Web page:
Software Setup

In short, you’ll need:

  • Tabula and WebPlotDigitizer (Free software)

  • Exercise files (Free download)

  • Python and Jupyter (Recommended: Anaconda, Free software)

If you have any issues with these steps: Please ask for help! We will gladly help you set up your environment.


Tabula is a free program for liberating data from PDF’s. Please follow the previous link and install Tabula before the workshop.


WebPlotDigitizer is a free program for extracting data from images. Please follow the previous link and install WebPlotDigitizer before the workshop.

Exercises Files

We will work through a number of programming exercises in this workshop. We have consolidated the exercise notebooks and installation files in a single zip; download the following and unzip.

Save this to a stable location on your computer; for instance, your Documents folder.

Python and Jupyter Installation

We recommend Anaconda python, which will provide almost everything you need. Make sure to install python version >= 3.0.

Windows Installation

If you are on Windows, you may need to install Visual C++ Build Tools. You will need to download the file under Tools for Visual Studio 2019 > Build Tools for Visual Studio 2019: This Stack Overflow post gives more details; note that Microsoft continually “updates” these links. If the build tools link above does not work for you, try Googling "microsoft visual c++ build tools": This is (honestly!) the best way to find a working link.

Make sure to select the build tools

When installing Visual C++, you may see the following interface. If yes, do not click launch; instead, first click Modify.

Click Modify

Within this menu, make sure the C++ build tools are selected, as pictured below.

Select C++

Once you’ve selected these tools, you can click Install.

Tutorial: Using a Terminal

Many software tools are most easily accessed through a programmatic interface called a terminal. This section is a brief tutorial on using a terminal. We will make minimal use of the terminal in this workshop, but it will be absolutely essential for setting up your computer for the workshop. Please ask a TA if you have any issues using a terminal.

Opening a terminal

  • Mac: is your terminal – you can find this through Spotlight search (Command + Spacebar).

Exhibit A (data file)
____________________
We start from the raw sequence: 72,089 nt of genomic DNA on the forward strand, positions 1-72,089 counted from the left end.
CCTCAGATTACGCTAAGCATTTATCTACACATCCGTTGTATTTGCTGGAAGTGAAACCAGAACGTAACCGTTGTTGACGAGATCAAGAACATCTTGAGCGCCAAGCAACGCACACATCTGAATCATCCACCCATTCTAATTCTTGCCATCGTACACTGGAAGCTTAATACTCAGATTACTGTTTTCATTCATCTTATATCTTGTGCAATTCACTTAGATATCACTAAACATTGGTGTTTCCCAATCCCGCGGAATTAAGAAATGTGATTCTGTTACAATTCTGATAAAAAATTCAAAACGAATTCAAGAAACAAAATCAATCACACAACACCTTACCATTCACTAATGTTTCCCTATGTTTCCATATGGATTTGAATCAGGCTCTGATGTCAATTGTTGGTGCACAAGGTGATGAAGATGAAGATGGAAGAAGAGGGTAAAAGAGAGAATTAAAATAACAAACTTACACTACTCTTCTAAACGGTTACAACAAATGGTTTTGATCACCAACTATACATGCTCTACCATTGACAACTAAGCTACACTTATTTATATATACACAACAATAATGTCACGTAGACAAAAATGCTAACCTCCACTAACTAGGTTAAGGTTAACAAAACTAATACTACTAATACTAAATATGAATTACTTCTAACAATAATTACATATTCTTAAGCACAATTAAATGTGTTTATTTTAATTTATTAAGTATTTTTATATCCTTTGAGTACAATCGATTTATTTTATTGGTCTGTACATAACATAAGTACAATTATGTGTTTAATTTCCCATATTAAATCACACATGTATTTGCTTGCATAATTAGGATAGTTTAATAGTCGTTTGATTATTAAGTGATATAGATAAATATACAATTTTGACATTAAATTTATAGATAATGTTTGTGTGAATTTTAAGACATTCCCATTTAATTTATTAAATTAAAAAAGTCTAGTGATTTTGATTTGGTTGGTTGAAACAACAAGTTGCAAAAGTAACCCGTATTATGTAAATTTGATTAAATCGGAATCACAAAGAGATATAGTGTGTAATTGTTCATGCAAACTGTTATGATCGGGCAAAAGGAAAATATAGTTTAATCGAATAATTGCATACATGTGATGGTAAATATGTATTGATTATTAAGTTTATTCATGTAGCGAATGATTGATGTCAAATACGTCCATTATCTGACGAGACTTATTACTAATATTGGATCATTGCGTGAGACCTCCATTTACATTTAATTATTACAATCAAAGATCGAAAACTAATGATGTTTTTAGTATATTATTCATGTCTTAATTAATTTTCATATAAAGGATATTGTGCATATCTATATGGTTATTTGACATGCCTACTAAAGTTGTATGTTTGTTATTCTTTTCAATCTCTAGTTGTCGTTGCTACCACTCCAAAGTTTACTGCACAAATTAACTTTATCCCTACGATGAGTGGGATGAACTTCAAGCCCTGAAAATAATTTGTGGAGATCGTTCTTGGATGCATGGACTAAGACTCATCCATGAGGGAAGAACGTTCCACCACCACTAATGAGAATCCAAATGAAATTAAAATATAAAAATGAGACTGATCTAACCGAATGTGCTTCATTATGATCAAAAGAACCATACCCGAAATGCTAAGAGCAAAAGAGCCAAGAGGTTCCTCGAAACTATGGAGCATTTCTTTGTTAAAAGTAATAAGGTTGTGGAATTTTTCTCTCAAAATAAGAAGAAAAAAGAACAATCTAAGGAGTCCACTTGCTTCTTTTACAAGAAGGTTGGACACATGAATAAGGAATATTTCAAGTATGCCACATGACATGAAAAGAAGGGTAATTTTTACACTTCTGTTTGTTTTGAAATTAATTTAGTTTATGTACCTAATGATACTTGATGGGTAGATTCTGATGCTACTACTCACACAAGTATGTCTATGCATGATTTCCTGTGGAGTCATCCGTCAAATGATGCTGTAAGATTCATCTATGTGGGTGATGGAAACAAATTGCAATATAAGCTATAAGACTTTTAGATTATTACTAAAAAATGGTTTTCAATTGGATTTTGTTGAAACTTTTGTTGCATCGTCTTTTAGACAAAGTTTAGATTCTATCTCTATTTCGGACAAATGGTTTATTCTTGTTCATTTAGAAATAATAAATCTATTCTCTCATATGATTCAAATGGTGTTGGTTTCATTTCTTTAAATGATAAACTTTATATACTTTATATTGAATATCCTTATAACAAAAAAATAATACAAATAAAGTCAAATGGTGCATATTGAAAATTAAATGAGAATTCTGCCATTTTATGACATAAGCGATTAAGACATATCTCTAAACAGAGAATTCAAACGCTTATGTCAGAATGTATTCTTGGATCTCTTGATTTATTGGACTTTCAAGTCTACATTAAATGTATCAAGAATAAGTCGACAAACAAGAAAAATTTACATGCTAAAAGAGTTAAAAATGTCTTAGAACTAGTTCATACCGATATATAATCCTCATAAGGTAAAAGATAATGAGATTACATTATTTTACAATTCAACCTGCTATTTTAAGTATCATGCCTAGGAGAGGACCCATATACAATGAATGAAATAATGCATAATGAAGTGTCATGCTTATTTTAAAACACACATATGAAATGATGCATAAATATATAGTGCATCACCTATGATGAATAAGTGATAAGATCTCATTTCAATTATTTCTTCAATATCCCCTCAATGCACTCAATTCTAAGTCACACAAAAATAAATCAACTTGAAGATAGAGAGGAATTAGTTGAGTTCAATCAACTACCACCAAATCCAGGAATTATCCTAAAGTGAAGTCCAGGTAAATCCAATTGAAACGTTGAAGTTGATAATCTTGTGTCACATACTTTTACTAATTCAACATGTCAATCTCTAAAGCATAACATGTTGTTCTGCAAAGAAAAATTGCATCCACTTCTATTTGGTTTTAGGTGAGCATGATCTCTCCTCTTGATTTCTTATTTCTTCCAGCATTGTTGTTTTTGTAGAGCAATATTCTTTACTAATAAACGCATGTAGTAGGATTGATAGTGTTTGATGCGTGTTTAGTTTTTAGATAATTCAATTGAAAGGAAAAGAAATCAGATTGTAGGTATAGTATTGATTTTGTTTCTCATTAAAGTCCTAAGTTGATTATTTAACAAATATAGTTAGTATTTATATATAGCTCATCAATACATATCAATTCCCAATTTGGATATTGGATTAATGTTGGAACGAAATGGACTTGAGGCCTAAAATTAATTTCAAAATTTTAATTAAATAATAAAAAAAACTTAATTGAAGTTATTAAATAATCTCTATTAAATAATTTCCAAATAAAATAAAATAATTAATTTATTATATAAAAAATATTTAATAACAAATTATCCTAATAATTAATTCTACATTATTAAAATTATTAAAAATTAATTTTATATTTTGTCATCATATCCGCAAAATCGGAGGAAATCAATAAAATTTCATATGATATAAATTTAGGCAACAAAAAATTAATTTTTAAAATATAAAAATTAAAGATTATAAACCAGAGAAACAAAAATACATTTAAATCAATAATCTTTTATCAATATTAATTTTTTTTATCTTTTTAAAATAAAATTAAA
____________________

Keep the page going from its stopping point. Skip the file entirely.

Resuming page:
• Windows: After you have installed Anaconda python, you will have access to Anaconda prompt – use this as your terminal for the workshop.

  • Linux: If you’re on Linux, you probably already use a terminal regularly. On Ubuntu the shortcut to open a terminal is Ctrl + Alt + T.

After opening your terminal, you should see a window that looks something like the following.

terminal example

To use the terminal, you manually type commands, then press Enter to execute.

Changing directory

When looking for files (Mac: Finder, Windows: Explorer, Linux: e.g. Nautilus), we use a program to look at directories. Your terminal does something similar – at any point it is located in a particular directory. The following screenshot illustrates changing directories (cd) to my Downloads folder, then listing (ls) the contents of said directory. This is where I placed the archive for the workshop. (Note: On Windows, you must use the command dir, rather than ls.)

terminal change directories

I unzip the archive from within terminal with the command unzip -d exercises, which results in the following:

terminal unzip

Note: On Windows, instead of unzip, you will need to run tar -xf

I can then cd into the unzipped folder and install the required Python packages with pip install -r requirements.txt. However, I can only do this after I’ve installed Anaconda!

Python Module Installation

Once you have installed python, you will need to install a handful of python modules to complete all the workshop exercises. Anaconda provides a package installer called pip; from the command line, you can simply execute the following commands.

In your terminal, change directory to where you unzipped the exercises, and execute the command:

pip install -r requirements.txt

This will install the requirements for the workshop.

terminal pip

Opening Jupyter Notebooks

Jupyter notebooks are a particular way of working with Python code. They are designated with the file extension .ipynb. Unfortunately, you cannot simply double-click on a Jupyter notebook to open it. Instead, you must launch the Jupyter client from your terminal. Navigate to the directory where you want Jupyter to launch (for the workshop, this is where you unzipped the contents of, and execute the command jupyter notebook.

terminal launch jupyter

This will open a webpage in your browser with a file explorer-like view; you can then click on the notebooks in that directory to open them. Go ahead and open check_install.ipynb, which you will run at the end of installation to check if everything is set up correctly.

Final Check of Python Install

To check that you’ve successfully set up your computer for the workshop, please run the following jupyter notebook.

Test your installation

Download and run check_install.ipynb. This is also included in the file above.

Navigate to the folder where you downloaded check_install.ipynb, execute the command jupyter notebook, open check_install.ipynb, and click on Cells > Run All. If you can successfully run the notebook (without errors), then you are ready for the workshop!

(Optional) Binder Option

If after trying the setup steps above you still cannot get Jupyter working on your computer, you can click the following link to launch the workshop materials in a cloud computing environment. Be warned that you cannot save your work in this cloud notebook!

Click this button to launch MI 101 in Binder: Binder